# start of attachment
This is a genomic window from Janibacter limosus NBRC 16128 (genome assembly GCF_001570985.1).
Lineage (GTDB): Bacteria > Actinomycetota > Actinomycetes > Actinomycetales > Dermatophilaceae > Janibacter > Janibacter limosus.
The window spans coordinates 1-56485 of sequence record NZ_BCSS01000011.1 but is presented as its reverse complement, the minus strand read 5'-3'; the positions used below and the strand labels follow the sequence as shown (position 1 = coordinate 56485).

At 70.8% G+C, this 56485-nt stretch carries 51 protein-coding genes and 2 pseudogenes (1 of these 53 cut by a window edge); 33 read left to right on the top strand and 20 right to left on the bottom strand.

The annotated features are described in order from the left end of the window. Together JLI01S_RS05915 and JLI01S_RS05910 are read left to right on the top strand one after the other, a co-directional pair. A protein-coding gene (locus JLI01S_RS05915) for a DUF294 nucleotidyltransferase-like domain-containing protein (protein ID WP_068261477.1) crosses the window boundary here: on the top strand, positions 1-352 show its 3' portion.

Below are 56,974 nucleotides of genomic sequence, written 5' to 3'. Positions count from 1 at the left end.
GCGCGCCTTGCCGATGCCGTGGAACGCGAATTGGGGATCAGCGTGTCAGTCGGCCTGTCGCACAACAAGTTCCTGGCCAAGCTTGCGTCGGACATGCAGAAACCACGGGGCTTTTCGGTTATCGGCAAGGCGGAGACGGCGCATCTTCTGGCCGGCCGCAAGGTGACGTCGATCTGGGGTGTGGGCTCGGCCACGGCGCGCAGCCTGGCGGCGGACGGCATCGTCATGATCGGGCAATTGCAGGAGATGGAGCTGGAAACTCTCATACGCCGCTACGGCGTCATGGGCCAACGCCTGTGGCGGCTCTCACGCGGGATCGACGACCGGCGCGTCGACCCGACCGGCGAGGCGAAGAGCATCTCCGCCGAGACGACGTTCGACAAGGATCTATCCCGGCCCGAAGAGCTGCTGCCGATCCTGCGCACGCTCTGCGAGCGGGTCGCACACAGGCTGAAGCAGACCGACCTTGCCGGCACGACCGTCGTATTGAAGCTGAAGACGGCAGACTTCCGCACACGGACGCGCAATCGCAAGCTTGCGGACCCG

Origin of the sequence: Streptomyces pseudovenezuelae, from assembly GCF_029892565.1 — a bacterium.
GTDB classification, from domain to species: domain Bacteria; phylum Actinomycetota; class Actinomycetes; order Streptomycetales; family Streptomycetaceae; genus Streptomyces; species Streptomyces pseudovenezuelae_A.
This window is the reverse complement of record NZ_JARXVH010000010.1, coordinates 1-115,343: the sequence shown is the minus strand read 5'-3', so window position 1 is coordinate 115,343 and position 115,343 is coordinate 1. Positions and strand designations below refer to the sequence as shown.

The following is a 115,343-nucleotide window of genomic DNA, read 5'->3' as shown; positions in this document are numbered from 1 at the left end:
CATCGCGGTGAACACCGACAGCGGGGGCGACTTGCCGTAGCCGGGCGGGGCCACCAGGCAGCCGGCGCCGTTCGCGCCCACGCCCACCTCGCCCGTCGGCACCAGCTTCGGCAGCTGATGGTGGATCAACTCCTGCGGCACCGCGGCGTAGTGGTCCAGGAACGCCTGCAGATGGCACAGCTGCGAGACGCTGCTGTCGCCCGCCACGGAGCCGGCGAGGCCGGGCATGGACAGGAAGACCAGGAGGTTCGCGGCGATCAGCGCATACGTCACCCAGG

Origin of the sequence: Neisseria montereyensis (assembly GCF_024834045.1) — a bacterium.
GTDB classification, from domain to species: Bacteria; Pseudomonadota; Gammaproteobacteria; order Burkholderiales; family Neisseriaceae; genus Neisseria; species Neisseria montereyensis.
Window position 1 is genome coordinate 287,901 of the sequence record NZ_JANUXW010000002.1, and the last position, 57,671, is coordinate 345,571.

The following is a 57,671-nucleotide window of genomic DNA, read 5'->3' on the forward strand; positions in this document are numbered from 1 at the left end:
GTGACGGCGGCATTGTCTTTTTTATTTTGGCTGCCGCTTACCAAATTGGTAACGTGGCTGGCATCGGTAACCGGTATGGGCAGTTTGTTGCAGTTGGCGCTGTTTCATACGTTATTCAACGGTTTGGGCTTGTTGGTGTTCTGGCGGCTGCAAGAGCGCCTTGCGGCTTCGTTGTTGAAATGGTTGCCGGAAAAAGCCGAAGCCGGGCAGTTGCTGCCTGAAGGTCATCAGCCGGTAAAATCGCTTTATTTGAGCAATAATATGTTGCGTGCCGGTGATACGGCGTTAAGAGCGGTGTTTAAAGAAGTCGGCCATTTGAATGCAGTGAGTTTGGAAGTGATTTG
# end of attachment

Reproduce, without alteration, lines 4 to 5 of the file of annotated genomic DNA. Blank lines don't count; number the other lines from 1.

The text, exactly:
At 70.8% G+C, this 56485-nt stretch carries 51 protein-coding genes and 2 pseudogenes (1 of these 53 cut by a window edge); 33 read left to right on the top strand and 20 right to left on the bottom strand.

The annotated features are described in order from the left end of the window. Together JLI01S_RS05915 and JLI01S_RS05910 are read left to right on the top strand one after the other, a co-directional pair. A protein-coding gene (locus JLI01S_RS05915) for a DUF294 nucleotidyltransferase-like domain-containing protein (protein ID WP_068261477.1) crosses the window boundary here: on the top strand, positions 1-352 show its 3' portion.